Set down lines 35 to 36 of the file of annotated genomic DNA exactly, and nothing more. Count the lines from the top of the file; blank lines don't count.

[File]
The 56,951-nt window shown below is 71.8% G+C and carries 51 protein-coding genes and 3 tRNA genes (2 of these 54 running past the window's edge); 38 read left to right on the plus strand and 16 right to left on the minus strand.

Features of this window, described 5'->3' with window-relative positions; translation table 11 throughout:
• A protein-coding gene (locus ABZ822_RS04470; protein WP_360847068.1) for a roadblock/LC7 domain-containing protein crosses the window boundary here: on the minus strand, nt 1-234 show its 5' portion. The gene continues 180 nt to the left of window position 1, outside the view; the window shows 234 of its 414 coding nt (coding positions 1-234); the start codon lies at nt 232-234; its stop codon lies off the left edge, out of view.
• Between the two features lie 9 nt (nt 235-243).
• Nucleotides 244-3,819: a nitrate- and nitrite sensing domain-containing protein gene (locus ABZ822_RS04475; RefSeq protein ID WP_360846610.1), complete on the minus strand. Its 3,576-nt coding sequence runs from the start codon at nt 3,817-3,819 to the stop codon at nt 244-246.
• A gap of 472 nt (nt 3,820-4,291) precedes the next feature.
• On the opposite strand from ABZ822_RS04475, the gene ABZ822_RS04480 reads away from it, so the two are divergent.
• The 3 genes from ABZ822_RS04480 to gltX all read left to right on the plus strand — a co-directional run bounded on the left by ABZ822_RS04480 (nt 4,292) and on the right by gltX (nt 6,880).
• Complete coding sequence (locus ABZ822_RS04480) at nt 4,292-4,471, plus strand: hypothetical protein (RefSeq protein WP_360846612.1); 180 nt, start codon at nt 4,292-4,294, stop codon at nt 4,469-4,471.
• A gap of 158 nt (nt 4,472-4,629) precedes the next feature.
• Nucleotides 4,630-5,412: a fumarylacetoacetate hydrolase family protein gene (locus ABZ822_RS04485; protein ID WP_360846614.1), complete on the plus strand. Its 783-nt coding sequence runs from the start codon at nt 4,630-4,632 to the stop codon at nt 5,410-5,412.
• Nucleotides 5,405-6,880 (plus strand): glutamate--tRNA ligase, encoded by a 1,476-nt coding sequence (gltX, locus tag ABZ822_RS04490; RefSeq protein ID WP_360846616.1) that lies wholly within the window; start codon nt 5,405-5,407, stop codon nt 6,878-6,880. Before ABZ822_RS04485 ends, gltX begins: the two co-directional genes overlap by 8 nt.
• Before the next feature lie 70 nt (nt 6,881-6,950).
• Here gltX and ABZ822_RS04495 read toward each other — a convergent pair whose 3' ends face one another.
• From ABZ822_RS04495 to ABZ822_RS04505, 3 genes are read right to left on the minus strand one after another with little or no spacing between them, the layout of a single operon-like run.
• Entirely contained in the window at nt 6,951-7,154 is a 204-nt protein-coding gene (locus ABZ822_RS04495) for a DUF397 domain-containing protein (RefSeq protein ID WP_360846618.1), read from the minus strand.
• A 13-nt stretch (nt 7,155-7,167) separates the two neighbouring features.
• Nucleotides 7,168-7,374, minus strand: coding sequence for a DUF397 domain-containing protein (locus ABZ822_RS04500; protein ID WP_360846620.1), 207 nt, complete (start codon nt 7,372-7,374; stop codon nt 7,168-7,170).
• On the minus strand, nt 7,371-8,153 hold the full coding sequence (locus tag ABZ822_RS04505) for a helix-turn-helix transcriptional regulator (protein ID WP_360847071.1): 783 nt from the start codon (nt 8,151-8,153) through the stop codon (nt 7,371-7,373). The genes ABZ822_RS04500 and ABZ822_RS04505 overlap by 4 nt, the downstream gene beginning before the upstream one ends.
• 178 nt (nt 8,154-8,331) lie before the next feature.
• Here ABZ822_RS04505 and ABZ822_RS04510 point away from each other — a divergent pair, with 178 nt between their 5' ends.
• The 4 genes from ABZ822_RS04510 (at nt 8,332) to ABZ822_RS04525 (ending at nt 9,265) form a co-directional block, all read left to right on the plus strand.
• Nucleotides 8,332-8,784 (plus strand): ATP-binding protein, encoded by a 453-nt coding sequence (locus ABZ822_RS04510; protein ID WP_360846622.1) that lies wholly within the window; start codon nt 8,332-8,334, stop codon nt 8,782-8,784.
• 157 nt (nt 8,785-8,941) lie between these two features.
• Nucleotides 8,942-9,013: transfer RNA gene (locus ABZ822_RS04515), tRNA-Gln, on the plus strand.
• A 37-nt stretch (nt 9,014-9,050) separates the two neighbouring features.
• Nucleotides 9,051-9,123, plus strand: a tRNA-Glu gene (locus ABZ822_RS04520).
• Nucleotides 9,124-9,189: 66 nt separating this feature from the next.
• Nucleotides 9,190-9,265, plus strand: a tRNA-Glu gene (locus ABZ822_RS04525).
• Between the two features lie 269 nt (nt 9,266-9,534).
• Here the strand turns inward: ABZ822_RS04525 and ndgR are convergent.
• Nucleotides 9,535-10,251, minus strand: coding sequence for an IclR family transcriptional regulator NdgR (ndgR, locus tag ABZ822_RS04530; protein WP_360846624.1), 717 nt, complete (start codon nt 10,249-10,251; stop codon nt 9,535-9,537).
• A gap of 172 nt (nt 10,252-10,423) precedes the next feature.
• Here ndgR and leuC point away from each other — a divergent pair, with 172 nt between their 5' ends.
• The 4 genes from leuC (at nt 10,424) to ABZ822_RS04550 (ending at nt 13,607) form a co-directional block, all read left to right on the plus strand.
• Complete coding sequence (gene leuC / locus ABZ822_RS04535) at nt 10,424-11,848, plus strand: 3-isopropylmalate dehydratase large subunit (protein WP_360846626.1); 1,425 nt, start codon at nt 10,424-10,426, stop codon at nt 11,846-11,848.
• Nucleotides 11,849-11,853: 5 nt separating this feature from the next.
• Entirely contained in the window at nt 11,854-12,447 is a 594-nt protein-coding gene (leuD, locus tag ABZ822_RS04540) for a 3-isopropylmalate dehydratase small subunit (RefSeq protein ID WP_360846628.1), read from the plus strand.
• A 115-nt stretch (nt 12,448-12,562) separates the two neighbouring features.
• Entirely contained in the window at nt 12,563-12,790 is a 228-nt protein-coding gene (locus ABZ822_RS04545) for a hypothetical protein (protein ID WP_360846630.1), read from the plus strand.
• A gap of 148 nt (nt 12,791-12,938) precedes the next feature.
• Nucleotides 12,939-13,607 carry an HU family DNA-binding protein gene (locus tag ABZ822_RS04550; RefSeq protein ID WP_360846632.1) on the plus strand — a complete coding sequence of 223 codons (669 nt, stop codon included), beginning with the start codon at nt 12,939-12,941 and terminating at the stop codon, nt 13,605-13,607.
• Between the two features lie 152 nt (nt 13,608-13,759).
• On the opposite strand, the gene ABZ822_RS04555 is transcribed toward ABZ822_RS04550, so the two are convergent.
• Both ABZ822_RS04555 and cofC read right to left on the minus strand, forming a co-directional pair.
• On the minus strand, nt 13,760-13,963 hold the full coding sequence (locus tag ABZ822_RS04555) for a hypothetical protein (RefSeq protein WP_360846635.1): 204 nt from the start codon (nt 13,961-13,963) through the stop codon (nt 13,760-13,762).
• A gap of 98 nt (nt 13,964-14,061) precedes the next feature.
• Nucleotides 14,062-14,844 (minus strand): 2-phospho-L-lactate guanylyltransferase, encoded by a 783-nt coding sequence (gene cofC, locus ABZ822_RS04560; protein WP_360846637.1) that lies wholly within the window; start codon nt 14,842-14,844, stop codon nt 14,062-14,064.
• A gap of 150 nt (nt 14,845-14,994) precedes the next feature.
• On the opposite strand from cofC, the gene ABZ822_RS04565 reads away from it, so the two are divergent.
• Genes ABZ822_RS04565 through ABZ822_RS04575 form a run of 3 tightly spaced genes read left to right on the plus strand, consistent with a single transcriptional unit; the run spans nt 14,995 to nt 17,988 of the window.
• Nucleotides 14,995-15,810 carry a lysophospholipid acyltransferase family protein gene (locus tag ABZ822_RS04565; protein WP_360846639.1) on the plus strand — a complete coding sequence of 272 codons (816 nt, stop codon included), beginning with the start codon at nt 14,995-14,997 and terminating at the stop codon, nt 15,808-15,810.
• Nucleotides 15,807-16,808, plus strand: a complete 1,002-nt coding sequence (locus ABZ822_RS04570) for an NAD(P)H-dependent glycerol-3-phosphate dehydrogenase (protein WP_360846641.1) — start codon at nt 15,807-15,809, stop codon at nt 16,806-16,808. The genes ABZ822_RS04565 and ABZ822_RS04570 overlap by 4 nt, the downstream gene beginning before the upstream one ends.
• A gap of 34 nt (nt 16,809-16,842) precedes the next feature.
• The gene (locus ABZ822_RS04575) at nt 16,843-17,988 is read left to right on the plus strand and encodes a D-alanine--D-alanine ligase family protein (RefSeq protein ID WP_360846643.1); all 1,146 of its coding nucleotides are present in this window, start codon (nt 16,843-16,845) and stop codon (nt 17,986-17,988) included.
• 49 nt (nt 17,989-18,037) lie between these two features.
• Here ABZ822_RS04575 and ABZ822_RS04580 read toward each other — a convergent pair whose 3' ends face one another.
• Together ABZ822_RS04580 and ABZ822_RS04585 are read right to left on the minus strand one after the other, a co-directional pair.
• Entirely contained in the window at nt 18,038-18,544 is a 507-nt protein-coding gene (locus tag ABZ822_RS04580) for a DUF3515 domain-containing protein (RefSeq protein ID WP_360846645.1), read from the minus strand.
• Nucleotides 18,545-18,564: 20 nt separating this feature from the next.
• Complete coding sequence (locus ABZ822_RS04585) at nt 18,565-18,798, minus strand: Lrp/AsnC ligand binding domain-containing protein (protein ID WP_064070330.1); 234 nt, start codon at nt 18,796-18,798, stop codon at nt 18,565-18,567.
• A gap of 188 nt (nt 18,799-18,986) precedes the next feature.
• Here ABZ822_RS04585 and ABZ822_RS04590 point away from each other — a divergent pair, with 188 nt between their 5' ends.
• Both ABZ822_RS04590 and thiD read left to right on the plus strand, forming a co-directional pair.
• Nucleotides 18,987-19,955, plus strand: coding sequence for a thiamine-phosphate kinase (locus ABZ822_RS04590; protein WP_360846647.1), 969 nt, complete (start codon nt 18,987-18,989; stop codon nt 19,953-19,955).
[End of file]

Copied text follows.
• The 4 genes from leuC (at nt 10,424) to ABZ822_RS04550 (ending at nt 13,607) form a co-directional block, all read left to right on the plus strand.
• Complete coding sequence (gene leuC / locus ABZ822_RS04535) at nt 10,424-11,848, plus strand: 3-isopropylmalate dehydratase large subunit (protein WP_360846626.1); 1,425 nt, start codon at nt 10,424-10,426, stop codon at nt 11,846-11,848.